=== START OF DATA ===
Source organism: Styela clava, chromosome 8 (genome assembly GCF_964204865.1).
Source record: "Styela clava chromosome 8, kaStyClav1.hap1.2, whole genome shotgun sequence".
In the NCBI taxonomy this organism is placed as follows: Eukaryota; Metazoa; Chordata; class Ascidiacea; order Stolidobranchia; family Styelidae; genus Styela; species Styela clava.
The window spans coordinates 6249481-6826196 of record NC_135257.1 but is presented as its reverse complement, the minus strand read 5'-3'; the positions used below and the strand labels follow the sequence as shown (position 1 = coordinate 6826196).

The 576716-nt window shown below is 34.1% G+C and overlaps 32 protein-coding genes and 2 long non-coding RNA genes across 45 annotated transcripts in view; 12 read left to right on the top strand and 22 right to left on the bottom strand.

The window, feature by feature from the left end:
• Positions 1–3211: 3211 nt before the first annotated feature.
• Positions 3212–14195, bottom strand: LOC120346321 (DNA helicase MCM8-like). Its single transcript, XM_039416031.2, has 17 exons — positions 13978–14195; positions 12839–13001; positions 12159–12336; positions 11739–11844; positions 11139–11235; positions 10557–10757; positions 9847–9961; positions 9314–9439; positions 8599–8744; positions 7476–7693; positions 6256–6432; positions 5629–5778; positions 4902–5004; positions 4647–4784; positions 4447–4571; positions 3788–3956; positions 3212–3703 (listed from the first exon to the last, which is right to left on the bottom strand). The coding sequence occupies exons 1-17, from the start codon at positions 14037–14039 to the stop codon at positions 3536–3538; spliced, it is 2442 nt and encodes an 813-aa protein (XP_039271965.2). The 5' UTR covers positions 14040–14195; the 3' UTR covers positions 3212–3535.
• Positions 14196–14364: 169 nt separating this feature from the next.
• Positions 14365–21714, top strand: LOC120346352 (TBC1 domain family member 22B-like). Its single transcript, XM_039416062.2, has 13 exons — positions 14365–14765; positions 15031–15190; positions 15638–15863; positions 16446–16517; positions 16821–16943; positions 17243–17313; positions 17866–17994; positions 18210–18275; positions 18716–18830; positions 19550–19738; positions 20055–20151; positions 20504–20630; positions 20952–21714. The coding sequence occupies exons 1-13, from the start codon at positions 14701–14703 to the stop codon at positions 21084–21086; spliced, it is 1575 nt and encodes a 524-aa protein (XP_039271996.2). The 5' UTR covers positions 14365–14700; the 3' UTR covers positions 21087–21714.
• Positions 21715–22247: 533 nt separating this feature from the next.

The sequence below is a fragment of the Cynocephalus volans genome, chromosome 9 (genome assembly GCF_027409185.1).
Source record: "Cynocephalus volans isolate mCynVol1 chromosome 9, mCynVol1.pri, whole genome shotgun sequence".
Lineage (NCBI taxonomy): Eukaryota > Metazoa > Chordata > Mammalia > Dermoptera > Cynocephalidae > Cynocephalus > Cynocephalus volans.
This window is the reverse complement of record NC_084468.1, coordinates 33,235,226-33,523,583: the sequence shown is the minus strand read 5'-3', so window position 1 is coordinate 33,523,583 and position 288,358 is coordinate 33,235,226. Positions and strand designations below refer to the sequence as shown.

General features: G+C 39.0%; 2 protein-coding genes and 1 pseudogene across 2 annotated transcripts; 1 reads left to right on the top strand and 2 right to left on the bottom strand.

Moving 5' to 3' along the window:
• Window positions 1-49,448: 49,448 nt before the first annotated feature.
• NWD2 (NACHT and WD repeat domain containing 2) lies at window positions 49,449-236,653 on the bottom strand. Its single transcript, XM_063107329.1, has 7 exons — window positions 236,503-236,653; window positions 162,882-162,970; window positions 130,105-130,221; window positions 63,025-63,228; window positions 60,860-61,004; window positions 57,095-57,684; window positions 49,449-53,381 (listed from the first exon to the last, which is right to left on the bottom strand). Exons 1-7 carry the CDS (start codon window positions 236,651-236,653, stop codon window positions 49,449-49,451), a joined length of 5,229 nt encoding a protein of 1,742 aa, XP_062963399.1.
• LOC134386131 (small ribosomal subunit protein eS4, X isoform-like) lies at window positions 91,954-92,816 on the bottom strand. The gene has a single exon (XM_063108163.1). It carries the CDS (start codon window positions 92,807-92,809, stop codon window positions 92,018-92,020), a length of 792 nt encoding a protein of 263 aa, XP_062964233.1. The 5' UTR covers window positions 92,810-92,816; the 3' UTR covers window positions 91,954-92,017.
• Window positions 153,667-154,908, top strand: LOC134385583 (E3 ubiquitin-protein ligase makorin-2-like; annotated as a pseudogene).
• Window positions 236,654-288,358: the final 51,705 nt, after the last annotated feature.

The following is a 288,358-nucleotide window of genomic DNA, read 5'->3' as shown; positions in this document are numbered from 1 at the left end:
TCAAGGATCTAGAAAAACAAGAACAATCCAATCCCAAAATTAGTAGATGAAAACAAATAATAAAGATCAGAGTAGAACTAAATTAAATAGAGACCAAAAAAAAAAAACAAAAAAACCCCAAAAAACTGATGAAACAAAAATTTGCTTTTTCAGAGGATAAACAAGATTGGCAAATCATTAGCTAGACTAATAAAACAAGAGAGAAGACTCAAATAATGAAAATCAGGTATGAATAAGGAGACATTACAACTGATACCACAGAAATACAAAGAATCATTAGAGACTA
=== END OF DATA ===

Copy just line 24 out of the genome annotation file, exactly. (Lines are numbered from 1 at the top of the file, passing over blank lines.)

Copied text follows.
TCAAGGATCTAGAAAAACAAGAACAATCCAATCCCAAAATTAGTAGATGAAAACAAATAATAAAGATCAGAGTAGAACTAAATTAAATAGAGACCAAAAAAAAAAAACAAAAAAACCCCAAAAAACTGATGAAACAAAAATTTGCTTTTTCAGAGGATAAACAAGATTGGCAAATCATTAGCTAGACTAATAAAACAAGAGAGAAGACTCAAATAATGAAAATCAGGTATGAATAAGGAGACATTACAACTGATACCACAGAAATACAAAGAATCATTAGAGACTA